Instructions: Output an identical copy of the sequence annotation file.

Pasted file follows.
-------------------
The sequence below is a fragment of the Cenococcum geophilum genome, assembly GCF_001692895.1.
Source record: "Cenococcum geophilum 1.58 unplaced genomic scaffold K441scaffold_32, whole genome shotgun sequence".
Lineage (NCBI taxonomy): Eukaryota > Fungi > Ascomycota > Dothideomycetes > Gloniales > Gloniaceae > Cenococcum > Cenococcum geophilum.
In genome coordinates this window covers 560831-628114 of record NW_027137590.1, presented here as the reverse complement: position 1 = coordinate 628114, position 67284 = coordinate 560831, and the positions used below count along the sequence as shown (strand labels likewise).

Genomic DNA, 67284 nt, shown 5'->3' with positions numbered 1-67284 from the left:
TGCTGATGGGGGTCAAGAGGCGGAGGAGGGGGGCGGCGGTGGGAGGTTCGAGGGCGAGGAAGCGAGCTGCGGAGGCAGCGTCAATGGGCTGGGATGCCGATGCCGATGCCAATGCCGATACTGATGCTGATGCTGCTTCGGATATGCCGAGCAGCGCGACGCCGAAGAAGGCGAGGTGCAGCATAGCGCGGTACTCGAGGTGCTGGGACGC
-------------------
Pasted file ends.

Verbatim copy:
The sequence below is a fragment of the Cenococcum geophilum genome, assembly GCF_001692895.1.
Source record: "Cenococcum geophilum 1.58 unplaced genomic scaffold K441scaffold_32, whole genome shotgun sequence".
Lineage (NCBI taxonomy): Eukaryota > Fungi > Ascomycota > Dothideomycetes > Gloniales > Gloniaceae > Cenococcum > Cenococcum geophilum.
In genome coordinates this window covers 560831-628114 of record NW_027137590.1, presented here as the reverse complement: position 1 = coordinate 628114, position 67284 = coordinate 560831, and the positions used below count along the sequence as shown (strand labels likewise).

Genomic DNA, 67284 nt, shown 5'->3' with positions numbered 1-67284 from the left:
TGCTGATGGGGGTCAAGAGGCGGAGGAGGGGGGCGGCGGTGGGAGGTTCGAGGGCGAGGAAGCGAGCTGCGGAGGCAGCGTCAATGGGCTGGGATGCCGATGCCGATGCCAATGCCGATACTGATGCTGATGCTGCTTCGGATATGCCGAGCAGCGCGACGCCGAAGAAGGCGAGGTGCAGCATAGCGCGGTACTCGAGGTGCTGGGACGC